Just out of curiosity, how does Makefile know that a file changed (and then recompile it)? Is it up to
make? Is it up to the compiler? If so, is it language dependent?
It looks at the file time-stamp - simple as that. If a dependency is newer that the target, the target is rebuilt.
Make works by inspecting information about files, not their contents.
Make works out dependencies between targets and their dependencies, and then looks to see whether the files exist. If they do, it asks the operating system for the time and date the file was last modified. This is the 'timestamp' for this purpose, although the term can have other meanings.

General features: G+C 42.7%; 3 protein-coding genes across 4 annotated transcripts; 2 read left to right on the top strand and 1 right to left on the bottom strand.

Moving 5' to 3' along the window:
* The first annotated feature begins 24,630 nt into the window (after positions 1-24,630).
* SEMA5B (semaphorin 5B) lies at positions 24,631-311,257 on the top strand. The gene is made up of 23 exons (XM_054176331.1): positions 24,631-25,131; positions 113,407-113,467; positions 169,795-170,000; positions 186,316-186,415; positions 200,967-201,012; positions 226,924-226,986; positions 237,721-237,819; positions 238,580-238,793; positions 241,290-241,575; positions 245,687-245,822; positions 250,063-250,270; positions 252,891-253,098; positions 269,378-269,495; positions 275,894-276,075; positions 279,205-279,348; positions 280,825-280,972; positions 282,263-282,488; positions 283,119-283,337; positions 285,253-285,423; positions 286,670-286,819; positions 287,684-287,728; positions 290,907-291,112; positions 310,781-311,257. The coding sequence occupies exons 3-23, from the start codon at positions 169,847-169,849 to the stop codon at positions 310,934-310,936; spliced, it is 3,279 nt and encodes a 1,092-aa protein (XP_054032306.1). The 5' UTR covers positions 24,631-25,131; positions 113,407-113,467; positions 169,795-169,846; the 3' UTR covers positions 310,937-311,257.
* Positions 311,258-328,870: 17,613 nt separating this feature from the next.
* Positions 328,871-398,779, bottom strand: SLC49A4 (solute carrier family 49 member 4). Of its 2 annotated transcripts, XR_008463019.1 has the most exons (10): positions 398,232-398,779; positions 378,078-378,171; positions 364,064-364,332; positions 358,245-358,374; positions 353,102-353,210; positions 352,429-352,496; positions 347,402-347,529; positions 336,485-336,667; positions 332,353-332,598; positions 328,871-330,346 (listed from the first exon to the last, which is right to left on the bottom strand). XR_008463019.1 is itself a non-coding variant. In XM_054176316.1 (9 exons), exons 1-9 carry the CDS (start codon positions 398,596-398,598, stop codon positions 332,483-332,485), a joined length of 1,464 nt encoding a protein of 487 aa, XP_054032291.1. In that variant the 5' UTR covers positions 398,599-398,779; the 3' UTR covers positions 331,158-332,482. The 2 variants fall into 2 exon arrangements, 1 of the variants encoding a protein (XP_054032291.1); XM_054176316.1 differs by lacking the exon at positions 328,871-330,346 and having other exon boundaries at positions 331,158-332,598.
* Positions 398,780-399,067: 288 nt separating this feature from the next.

If a target file either does not exist, or exists and is earlier than its dependent file, then Make rebuilds the target from the dependent by applying a rule.
If the dependent does not exist, Make signals an error.
A consequence of this is that you can force a rebuild by deleting the target, or by 'touching' the dependent to make it later than the target. You can avoid a rebuild by 'touching' the target. Touching simply updates the timestamp to now.